The second night of the Democratic National Convention will highlight Hillary Clinton’s “fights for her life,” issues that she has worked on over her many years in public life.
Those include advocating for children and families, social justice, woman’s rights, 9/11 first-responders, health care and human trafficking.
Timmy Kelly, who was born blind and with cerebral palsy, will sing the national anthem, something he has done before numerous Philadelphia Eagles games. Former Sen. Tom Harkin will speak on the 26th anniversary of the passage of the Americans with Disabilities Act. The Iowa Democrat was the lead sponsor of the ADA.
He will be followed by Kentucky Secretary of State Allison Lundergan Grimes, who ran unsuccessfully for the Senate two years ago against Sen. Mitch McConnell.
After the nominating speeches and roll call vote, Virginia Gov. Terry McAuliffe, the former head of the Democratic National Committee, will address the convention.
Once the procedural aspects of the convention close, the Democratic heavy-hitters will come out.
House Minority Leader Nancy Pelosi and female Democratic members will speak next. Followed by former Georgia state Sen. Jason Carter, who will introduce a video message from his grandfather, former President Jimmy Carter.
Next up is Sen. Charles E. Schumer, who is expected to succeed retiring Senate Minority Leader Harry Reid of Nevada next year. Actress Elizabeth Banks, who is labeled the “host for the evening,” will follow and segue the convention toward the specific issues of Clinton’s campaign.
A few advocates for children and families will discuss Clinton’s past work and continued advocacy for at-risk kids, disabilities rights and adoption policies.
They include Daniele Mellott who will talk about how she and her husband would not have been able to adopt their son had it not been for Clinton’s championing of the 1997 Adoption and Safe Families Act.
Jelani Freeman, a former intern in Clinton’s Senate office, grew up in foster care and will speak about her former boss’s role in expanding opportunities for at-risk kids.
Veteran Democratic operative Donna Brazile will then address the convention for the first time since she was announced as the interim Democratic National Committee chairwoman, taking over from Rep. Debbie Wasserman Schultz of Florida who is stepping down following the convention.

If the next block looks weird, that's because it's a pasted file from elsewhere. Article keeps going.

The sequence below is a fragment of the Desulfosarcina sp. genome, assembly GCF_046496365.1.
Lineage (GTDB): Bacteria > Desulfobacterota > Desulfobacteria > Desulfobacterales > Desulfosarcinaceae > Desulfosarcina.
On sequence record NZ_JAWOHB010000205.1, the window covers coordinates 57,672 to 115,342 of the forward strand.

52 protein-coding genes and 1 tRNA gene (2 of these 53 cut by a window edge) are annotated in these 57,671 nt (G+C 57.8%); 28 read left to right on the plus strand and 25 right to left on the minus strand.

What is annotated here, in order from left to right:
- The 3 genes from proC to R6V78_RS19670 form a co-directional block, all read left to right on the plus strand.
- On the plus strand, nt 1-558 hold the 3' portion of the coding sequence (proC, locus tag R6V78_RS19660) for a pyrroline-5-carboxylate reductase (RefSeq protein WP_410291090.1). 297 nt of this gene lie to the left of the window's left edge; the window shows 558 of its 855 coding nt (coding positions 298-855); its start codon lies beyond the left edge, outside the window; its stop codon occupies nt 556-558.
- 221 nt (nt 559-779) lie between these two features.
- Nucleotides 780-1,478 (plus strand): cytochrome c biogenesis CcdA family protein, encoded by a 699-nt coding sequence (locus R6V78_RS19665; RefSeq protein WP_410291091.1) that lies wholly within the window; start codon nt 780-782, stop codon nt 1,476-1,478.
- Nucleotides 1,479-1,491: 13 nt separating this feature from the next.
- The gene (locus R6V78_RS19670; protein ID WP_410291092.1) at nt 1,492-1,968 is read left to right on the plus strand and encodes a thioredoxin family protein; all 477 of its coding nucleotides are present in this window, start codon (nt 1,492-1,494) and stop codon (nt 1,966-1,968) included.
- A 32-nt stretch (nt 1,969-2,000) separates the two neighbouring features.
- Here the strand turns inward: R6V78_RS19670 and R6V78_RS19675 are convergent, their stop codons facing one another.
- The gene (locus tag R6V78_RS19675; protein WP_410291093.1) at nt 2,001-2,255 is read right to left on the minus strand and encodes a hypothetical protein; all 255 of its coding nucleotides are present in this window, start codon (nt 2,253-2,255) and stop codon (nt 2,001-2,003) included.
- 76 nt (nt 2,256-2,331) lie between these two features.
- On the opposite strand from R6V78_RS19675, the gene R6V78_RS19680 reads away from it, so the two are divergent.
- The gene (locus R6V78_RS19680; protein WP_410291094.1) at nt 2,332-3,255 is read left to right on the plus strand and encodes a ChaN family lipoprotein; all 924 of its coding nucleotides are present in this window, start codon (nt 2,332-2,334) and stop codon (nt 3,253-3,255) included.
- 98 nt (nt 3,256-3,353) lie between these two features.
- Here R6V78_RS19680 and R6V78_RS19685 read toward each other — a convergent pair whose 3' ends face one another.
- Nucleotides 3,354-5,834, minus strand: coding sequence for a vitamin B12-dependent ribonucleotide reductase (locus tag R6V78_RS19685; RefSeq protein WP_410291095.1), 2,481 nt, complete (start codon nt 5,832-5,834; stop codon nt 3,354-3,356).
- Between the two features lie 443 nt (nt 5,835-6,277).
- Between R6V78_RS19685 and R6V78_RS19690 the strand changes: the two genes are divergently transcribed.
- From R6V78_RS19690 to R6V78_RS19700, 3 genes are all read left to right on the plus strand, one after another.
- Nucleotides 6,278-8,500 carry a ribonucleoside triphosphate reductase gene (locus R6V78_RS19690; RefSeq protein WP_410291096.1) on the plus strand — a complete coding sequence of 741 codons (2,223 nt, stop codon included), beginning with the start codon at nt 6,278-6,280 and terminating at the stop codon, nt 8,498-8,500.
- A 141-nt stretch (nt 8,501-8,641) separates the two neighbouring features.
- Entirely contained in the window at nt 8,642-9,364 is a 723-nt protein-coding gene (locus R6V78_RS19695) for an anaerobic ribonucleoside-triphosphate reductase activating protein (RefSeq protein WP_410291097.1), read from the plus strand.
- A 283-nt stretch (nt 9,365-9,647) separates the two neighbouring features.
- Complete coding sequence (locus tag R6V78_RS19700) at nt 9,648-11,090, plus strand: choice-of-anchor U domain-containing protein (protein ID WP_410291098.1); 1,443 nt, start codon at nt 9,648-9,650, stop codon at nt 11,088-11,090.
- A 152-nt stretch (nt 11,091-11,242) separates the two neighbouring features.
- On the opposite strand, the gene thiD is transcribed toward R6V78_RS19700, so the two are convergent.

This will lead into a more targeted speeches on social justice from former U.S. Attorney General Eric Holder and Pittsburgh Chief of Police Cameron McLay.
Then the “Mothers of the Movement” will address the convention to raise awareness about gun violence and the excessive use of force by police. The group of eight women has all lost a child to violence and have endorsed Clinton’s presidential bid. They include:
Gwen Carr, whose son, Eric Garner, was killed by police officers in Staten Island, New York.
Sybrina Fulton, whose son, Trayvon Martin, was shot and killed by the neighborhood watchman George Zimmerman in 2012.
And Lezley McSpadden, whose son, Michael Brown, was shot and killed by police in Fergusion, Missouri.
The night will then turn to women’s issues.
Speakers include Cecile Richards, president of Planned Parenthood, actresses America Fererra and Lena Dunham, and retiring California Sen. Barbara Boxer.
Actress Debra Messing will talk about Clinton’s work for the survivors and first responders of the 9/11 terrorist attacks. Former New York police detective Joe Sweeney will speak about his experiences as a first responder, followed by Lauren Manning and New York Rep. Joseph Crowley.
And Lauren Manning will describe her recovery from severe burns she received on 9/11. Manning worked on the 105th floor in the North Tower of the World Trade Center for the investment firm Cantor Fitzgerald. She was in the hospital for six months for burns that covered more than 80 percent of her body.
The convention next moves to health care, when speakers will include Ryan Moore, who has spondyloepiphyseal Dysplasia dwarfism and has known Hillary Clinton since 1994, and former Vermont Gov. Howard Dean.
Minnesota Sen. Amy Klobuchar is slated to talk about Clinton’s time as secretary of state.
Ima Matul, a survivor of sex trafficking, will talk about Clinton’s work to stop the illegal sex trade of woman.
And former Secretary of State Madeleine Albright is scheduled to address the convention right before former President Bill Clinton gives the night’s final speech.